Submitted to: Book Chapter
Publication Type: Book / Chapter
Publication Acceptance Date: 7/25/2010
Publication Date: 8/1/2010
Citation: Romkens, M.J. 2010. Erosion and sedimentation research in agricultural watersheds in the USA: From past to present and beyond. In: Sediment Dynamics for a Changing Future. K. Banasik, A.J. Horowitz, P.N. Owens, M. Stone and D.E. Walling (Eds.): IAHS Publ. 337:17-26. Interpretive Summary: Erosion and sedimentation are natural processes that occur most everywhere on the globe. Where man has settled and used the land for food production, the processes of erosion and sedimentation have accelerated, sometimes to catastrophic levels. History is replete with examples of regions that were devastated due to the mismanagement of the land. The catastrophic conditions of land erosion that developed in the USA by the European settlers between 1830 and 1930 were the inspiration for legislation to address this problem through research of programs that initially consisted of soil loss measurements on natural runoff plots and small agricultural watersheds. In this article, the author describes how erosion and conservation research programs came about and developed. He describes the initial emphasis on preserving the land productivity (an upland area perspective and on-site problem) followed in due time to concerns of the watershed stream system (off-site problem) with a distinct water quality and ecological emphasis. He also indicates the prominent role that watershed modeling has played in erosion and sedimentation research. Lastly, he briefly discusses the current emphasis in watershed research involving Total Maximum Daily Load, the Conservation Effect Assessment Project, and Dam Safety and Stability concerns.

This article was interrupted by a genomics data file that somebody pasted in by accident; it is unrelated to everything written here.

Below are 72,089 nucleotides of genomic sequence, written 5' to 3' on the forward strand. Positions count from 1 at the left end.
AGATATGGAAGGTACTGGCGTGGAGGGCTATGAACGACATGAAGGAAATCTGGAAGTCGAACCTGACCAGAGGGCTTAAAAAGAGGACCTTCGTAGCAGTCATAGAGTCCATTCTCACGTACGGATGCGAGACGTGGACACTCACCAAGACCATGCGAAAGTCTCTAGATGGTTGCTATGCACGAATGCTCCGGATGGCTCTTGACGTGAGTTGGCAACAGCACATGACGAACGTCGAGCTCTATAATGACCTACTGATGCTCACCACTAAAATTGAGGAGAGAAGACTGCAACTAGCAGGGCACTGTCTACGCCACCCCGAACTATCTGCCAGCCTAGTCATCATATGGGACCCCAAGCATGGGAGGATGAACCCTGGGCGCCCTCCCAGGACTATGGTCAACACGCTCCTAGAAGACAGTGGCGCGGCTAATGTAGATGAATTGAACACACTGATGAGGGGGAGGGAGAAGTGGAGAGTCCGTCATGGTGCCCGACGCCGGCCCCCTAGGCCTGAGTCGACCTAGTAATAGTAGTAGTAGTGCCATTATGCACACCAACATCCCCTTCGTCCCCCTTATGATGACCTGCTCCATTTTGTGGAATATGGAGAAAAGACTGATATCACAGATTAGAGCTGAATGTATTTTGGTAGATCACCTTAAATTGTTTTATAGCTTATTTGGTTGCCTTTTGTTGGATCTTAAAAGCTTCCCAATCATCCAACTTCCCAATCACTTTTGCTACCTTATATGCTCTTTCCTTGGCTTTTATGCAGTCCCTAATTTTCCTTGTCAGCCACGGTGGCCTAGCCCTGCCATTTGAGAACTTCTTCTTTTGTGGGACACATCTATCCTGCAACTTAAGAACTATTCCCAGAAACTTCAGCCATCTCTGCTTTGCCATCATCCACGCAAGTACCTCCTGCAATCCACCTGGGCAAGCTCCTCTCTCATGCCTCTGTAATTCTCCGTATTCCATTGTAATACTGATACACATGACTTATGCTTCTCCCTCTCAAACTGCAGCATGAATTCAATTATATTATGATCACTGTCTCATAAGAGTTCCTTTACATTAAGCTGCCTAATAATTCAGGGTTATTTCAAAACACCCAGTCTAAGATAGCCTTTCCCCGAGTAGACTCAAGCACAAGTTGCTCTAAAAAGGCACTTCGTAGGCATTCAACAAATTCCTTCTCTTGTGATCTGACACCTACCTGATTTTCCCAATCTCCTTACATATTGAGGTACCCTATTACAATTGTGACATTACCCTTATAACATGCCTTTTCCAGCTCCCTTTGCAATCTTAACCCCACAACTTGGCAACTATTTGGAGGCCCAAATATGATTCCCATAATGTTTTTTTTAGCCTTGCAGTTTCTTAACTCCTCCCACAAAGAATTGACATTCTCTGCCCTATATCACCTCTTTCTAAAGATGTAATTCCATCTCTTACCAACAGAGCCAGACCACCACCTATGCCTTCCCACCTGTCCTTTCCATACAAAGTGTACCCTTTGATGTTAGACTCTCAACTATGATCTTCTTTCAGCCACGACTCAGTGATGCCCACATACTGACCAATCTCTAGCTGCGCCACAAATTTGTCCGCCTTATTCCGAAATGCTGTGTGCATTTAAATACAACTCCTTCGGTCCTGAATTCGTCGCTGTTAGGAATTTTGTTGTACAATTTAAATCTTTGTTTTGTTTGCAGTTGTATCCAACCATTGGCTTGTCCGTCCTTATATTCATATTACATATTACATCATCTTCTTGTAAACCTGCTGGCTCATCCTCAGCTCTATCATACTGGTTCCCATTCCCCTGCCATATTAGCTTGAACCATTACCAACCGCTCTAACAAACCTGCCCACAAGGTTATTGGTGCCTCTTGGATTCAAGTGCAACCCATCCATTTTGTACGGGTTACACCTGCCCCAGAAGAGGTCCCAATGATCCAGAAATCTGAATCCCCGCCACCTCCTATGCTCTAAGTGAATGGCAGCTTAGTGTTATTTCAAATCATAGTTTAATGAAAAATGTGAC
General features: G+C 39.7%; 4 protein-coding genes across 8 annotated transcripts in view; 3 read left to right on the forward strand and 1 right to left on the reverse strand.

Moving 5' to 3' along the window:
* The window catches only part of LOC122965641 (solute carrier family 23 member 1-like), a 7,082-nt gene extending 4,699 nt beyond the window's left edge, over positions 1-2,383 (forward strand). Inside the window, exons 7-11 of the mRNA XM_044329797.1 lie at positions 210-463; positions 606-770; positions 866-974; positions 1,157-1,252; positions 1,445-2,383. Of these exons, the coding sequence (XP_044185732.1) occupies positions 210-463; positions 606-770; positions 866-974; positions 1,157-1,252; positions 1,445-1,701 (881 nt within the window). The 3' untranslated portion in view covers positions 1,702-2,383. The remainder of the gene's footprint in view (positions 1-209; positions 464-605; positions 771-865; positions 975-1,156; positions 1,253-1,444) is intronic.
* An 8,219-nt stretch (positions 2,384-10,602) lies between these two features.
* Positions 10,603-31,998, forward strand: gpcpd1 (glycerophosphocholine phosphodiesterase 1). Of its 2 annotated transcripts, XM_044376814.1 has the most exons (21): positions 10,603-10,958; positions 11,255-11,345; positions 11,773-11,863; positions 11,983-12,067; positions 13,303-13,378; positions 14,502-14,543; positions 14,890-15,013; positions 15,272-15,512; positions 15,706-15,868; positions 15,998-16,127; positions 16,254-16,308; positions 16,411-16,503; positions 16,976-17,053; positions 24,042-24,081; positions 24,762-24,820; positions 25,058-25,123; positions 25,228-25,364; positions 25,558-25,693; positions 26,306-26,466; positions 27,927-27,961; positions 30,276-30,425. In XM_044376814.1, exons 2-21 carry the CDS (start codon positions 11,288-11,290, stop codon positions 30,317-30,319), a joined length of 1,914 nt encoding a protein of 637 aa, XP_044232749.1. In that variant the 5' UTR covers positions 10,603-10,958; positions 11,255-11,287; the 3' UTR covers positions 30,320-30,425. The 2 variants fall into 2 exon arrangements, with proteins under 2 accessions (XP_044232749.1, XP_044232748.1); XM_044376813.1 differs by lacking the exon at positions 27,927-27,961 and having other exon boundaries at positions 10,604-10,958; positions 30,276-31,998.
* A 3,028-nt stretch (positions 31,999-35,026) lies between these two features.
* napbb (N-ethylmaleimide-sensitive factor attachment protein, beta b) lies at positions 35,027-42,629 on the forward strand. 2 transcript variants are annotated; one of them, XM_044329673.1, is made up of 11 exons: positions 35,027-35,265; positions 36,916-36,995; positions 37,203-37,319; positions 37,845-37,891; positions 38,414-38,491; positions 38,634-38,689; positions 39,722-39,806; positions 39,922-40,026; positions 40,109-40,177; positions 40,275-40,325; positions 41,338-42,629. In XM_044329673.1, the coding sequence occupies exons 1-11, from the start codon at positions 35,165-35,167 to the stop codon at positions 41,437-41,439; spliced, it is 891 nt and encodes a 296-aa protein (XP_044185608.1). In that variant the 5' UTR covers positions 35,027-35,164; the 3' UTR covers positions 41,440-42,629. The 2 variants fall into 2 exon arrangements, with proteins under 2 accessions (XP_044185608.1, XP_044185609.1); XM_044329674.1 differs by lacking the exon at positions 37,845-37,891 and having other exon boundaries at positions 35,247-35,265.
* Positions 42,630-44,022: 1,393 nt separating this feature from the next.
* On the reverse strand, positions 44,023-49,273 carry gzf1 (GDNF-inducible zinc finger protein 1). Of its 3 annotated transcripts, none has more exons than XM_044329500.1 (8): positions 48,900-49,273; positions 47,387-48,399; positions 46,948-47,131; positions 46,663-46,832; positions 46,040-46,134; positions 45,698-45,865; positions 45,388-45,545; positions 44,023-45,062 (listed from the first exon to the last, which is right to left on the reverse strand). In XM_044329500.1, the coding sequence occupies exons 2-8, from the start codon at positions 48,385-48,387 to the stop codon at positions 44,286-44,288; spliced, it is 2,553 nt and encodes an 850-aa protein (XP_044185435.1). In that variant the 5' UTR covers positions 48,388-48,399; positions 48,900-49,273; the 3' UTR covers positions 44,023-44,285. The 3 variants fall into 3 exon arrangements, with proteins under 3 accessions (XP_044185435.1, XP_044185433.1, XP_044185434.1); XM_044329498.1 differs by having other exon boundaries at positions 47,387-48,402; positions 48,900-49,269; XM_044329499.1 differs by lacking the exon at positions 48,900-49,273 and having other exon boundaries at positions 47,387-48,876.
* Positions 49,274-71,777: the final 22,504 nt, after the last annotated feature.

Technical Abstract: In ancient times, sediment and sedimentation were a blessing that brought fertility to the land and made it possible for people to live and prosper. This is the story of the Egyptians in the Nile Delta where they lived this way for thousands of years in harmony with annual floods that brought soil and nutrients to the land. In other places, sediment and sedimentation proved to be valuable for gaining new land (Netherlands). But then in other places and in recent times sediment was seen as a nuisance that caused flooding, destroyed or damaged human habitat, and adversely impacted productive land because of excessive sedimentation. This article discusses in a brief manner how erosion and sedimentation research in agriculture came to be what it is to-day in the USA. That experience has guided in many ways today’s erosion and sedimentation research programs and conservation efforts around the world. Secondly, and again in a limited way, the current focus of erosion and sedimentation research in the USA will be described as well as the problems the USA faces today and how they are addressed.